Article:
Reflections on the AIDS 2012 Opening Session, July 22
July 24, 2012
J. Stephen Morrison
Senior Vice President, CSIS & Director, Global Health Policy Center at CSIS
As one would hope and expect, the opening session of AIDS 2012 featured considerable excitement over the International AIDS Conference’s return to US soil after 22 years, following the lifting of the ban on visitors living with HIV in October 2009. Interestingly, the celebration also brought forward some not so subtle and slightly amusing competition for credit. According to which speaker was at the podium, you could have guessed the true hero was alternately Congress, the Bush administration, and/or the Obama Administration.
Predictably, the session hammered home the conference’s overriding theme of ‘Turning the Tide.’ Conference co-chair Diane Havlir, Congresswoman Barbara Lee (D-CA), former head of the U.S. Office of the Global AIDS Coordinator Mark Dybul, and UNAIDS head Michel Sidibe, each argued that scientific gains and programmatic investments have made achievement of an “AIDS Free Generation” possible, but will require sufficient political will and sustained investments. The moment is ripe for courage and bold big ideas, to build on the remarkable achievements of the past decade and leverage the social movement that has formed around HIV/AIDS. The evening did not, however, bring forward much concrete detail on what such a strategy will entail.
There were several other notable aspects to the opening.
A surprising number of speakers went out of their way to thank America for PEPFAR and the transformative impact it has had both on the lives of persons living with HIV and health systems. Heartfelt expressions came from Dr. Elly Katabira, the renowned Ugandan researcher and co-chair of AIDS 2012; Michel Sidibe; Florence, an HIV + Nigerian mother and her 13-year-old daughter who was born free of HIV; and South African Deputy President Montlante.
Jim Kim, who only just ascended to the presidency of the World Bank on July 1, committed the Bank to make better use of its special strengths in building health and other systems, and ensuring social protection against catastrophe, including illness. He pledged to align the Bank with social justice movements, confront the absolute poverty of 1.3 billion persons in the world as a top priority, and elevate the Banks’ support to civil society groups to become a ‘signature’ of his tenure. In his view, the massive and successful investments in HIV/AIDS have generated lessons and new capacities that can bring substantial benefits in other development sectors, such as education and the environment.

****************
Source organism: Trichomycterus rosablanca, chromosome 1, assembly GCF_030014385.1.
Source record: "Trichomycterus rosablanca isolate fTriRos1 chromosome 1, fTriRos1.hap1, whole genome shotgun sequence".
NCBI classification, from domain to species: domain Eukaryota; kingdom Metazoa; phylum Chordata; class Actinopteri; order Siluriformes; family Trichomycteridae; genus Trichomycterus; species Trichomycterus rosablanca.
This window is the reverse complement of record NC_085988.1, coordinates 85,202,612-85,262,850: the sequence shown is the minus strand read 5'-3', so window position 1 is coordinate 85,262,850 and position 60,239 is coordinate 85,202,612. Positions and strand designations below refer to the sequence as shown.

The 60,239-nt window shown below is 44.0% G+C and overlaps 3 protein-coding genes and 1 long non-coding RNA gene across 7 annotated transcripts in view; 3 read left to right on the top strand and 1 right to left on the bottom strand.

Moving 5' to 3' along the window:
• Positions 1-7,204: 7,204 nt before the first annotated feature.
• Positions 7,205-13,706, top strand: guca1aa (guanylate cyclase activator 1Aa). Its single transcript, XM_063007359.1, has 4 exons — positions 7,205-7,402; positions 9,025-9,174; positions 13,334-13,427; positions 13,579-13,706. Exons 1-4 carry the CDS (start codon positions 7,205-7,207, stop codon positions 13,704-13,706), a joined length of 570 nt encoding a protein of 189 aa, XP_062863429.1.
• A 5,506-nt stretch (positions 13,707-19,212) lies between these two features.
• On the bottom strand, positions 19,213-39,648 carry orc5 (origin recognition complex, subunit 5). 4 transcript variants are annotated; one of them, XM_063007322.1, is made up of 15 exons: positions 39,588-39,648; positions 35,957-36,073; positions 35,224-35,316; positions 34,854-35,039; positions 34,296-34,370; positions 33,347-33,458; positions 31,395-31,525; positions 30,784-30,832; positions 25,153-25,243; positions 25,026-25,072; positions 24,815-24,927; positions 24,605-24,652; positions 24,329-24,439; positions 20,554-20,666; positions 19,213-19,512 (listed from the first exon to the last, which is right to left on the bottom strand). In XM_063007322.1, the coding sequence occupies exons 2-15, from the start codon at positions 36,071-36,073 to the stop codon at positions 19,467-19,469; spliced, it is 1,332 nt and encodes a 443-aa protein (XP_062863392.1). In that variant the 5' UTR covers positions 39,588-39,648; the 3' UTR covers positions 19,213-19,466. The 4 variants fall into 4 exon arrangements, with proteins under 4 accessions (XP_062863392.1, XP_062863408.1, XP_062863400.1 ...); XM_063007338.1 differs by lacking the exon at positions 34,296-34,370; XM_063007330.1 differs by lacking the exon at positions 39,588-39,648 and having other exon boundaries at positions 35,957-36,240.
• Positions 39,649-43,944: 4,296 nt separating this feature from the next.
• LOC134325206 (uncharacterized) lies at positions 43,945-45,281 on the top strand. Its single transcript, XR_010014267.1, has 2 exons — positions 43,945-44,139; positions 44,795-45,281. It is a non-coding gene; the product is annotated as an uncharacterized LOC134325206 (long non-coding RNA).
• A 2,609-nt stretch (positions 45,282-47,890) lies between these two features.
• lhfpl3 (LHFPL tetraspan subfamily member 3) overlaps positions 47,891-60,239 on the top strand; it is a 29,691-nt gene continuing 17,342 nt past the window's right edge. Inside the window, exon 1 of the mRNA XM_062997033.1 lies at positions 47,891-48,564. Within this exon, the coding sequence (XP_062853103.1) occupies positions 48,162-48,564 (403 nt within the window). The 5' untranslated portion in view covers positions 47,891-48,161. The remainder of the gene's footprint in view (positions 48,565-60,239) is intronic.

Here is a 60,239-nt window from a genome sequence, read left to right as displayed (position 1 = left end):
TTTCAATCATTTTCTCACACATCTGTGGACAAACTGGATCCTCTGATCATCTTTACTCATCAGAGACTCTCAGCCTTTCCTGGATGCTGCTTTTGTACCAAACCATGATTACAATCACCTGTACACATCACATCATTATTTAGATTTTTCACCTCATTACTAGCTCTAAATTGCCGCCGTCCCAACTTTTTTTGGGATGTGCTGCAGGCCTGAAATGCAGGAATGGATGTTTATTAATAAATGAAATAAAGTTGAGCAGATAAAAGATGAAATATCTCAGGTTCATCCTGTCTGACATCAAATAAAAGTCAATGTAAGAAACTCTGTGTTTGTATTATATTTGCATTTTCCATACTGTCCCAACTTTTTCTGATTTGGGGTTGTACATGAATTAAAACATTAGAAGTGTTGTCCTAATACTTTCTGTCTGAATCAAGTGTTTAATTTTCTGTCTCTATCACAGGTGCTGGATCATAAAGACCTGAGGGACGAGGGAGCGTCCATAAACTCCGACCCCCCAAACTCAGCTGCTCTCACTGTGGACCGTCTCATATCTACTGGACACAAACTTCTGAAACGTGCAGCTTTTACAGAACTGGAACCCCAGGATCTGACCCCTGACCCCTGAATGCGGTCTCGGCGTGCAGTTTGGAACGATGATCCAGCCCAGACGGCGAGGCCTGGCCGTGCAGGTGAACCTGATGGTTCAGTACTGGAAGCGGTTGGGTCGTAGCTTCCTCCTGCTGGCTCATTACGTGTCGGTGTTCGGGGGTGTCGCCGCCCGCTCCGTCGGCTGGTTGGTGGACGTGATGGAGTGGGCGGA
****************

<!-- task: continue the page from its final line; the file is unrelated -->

Change is afoot in Africa. Deputy President Motlanthe and UNAIDS head Sidibe each emphasized the significance of the new shared responsibility framework adopted by the African Union members states at its recent summit. This step is seen as a signal of a much higher commitment within Africa to accelerate investments in AIDS, tuberculosis and malaria, and to be held accountable into the future. Each referenced the massive scale up in South Africa and the huge impacts in terms of testing, mother-to-child transmission and access to treatment.
Amid all the excitement, there is also cause for worry. Michel Sidibe admitted “I am scared for the future of global solidarity” of wealthy countries to assist poor countries, the financial situation is deteriorating, and it is not clear how to close a $7 billion funding gap. Dybul, at the conclusion of an eloquent appeal to stay the course, acknowledged that fatigue has indeed deepened among donors.
Modest efforts are under way to fortify the new U.S. national plan on HIV/AIDS. Secretary of Health and Human Services Kathleen Sebelius, in her keynote address, pledged to intensify efforts to bring forward new, more affordable drugs. She pointed to last week’s announcement by the White House of an additional $80 million to support ARVs in the United States, and announced four public-private partnerships – with Walgreens, Medscape, MAC AIDS Fund, and a consortium of eight AIDS drug companies.
All in all, the opening was overwhelmingly upbeat, and overtly quite United States-centric. It lacked an iconic charismatic personality. The audience would have to wait until the next morning for Secretary Hillary Clinton to rock the house.